When CS gas came to the floor of the House of Commons
by Mick Healy
The RUC used CS gas for the first time on August 12, 1969, in the Bogside of Derry. It invisibly covered the streets and seeped into every room of the houses, causing choking, vomiting and irritation of the eyes and skin. The British Army first used the gas in April 1970 when they indiscriminately fired off 104 gas canisters in Ballymurphy in West Belfast during a night of rioting.
Máirín Keegan of Saor Eire suggested to Butch Roche, an original member of Peoples Democracy, that they mount a publicity campaign to highlight the use of CS gas, because they were convinced it had done considerable harm. She also acquired two CS gas canisters that were photographed with the intention of using them in the publicity campaign. Roche decided on a symbolic action that wouldn’t injure anyone but bring home to the British public and establishment the impact of its use against the civilian population in Belfast and Derry.
On July 22, 1970, Butch arrived in London with the two CS gas canisters. The next day he entered the Public Gallery of the House of Commons, with a newspaper to cover the bulkiness in his pockets. He threw the gas grenades onto the floor of the House, shouting “if it’s all right for Derry and Belfast, it is all right for here. How do you like it”? In doing so he gave MPs a first-hand experience of what life was like for the Northern nationalists.
Roche was charged with being in unlawful possession of prohibited weapons – two CS gas bombs – and conspiring with others to disrupt the proceedings of the House of Commons. He was remanded to Brixton Prison where Mid Ulster revolutionary MP Bernadette Devlin visited him.
When the trial took place at the Old Bailey in 1971, Roche said he had done it as a protest against the use of CS gas in the north of Ireland. “I didn’t want to cause anybody injury, I took considerable care to get the two canisters onto the open space of the floor,” he told the court.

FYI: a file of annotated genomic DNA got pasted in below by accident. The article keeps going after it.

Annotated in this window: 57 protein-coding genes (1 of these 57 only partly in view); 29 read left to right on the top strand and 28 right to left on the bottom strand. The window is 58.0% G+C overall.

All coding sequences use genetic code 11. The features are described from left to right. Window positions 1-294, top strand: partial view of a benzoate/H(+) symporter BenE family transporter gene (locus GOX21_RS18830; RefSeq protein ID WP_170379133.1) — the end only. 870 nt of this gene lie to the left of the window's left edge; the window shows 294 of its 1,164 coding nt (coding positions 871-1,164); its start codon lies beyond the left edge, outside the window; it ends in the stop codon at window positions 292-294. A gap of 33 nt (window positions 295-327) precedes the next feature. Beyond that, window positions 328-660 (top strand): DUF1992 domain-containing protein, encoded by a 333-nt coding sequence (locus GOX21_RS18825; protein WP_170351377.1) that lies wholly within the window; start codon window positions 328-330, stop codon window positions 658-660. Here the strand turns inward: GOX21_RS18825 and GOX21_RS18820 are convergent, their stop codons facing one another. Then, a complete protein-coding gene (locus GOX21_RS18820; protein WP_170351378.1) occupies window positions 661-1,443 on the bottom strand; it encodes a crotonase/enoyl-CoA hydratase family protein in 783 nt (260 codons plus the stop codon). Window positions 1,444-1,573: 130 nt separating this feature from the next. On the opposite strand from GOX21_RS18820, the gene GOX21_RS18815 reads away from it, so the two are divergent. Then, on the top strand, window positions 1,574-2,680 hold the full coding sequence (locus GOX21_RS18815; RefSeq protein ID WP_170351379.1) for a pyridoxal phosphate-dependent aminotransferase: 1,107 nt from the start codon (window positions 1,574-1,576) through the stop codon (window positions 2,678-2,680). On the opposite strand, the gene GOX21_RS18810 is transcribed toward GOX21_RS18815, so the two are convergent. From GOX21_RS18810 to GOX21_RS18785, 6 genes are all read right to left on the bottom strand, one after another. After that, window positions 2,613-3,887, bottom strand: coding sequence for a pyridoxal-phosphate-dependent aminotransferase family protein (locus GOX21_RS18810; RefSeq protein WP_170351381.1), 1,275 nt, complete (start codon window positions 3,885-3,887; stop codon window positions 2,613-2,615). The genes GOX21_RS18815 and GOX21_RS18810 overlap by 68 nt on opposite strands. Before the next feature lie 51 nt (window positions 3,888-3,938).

Butch stated his revolutionary politics boldly in court, telling the judge that his ambition was the unification of Catholic and Protestant workers against the ruling class and eventually the re-unification of all Ireland in a Workers Republic. He related how in 1969 he went to the Bogside of Derry as a result of an appeal made by the Citizens Defence Committee for people in the South to come to the aid of the besieged people of Derry.
Butch was found guilty and received a one-and-a-half years prison sentence; Peoples Democracy member Bowes Egan, accused with him, was found not guilty and discharged.
Sadly, Butch suffered a heart attack in the 1970s and had to retire from active politics. He resumed his academic career at Ollscoil Na hÉireann because, like many of his generation, he had left university studies to become a political activist. His degree in history at Ollscoil was obtained on the 1798 Rising in Co. Wexford.
In 1993 came the sad news that, after a bypass operation, he died suddenly just 24 hours after leaving the hospital.
We must never forget it was comrades like Butch Roche and Máirín Keegan who volunteered to help the besieged people in the Bogside of Derry in 1969 when others stood idly by.
In ar smaointe go deo.
Posted on July 1, 2019, in Bernadette (Devlin) McAliskey, British state repression (general), British strategy, Civil rights movement, Democratic rights - general, General revolutionary history, Historiography and historical texts, Ireland and British revolution, Mairin Keegan, Partition, Political education and theory, Prisoners - past, Repression and resistance in 1970s and 1980s, Republicanism 1960s, Revolutionary figures. Bookmark the permalink. 1 Comment.